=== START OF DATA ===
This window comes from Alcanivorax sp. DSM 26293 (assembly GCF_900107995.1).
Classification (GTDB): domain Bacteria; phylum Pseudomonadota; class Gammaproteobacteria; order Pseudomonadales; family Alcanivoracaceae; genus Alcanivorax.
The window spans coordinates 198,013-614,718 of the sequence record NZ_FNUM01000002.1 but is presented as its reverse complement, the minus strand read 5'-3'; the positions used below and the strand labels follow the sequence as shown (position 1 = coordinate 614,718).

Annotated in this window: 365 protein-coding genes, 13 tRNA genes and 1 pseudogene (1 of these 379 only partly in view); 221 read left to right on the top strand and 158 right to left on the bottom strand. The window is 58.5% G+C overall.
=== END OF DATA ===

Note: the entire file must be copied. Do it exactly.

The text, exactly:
This window comes from Alcanivorax sp. DSM 26293 (assembly GCF_900107995.1).
Classification (GTDB): domain Bacteria; phylum Pseudomonadota; class Gammaproteobacteria; order Pseudomonadales; family Alcanivoracaceae; genus Alcanivorax.
The window spans coordinates 198,013-614,718 of the sequence record NZ_FNUM01000002.1 but is presented as its reverse complement, the minus strand read 5'-3'; the positions used below and the strand labels follow the sequence as shown (position 1 = coordinate 614,718).

Annotated in this window: 365 protein-coding genes, 13 tRNA genes and 1 pseudogene (1 of these 379 only partly in view); 221 read left to right on the top strand and 158 right to left on the bottom strand. The window is 58.5% G+C overall.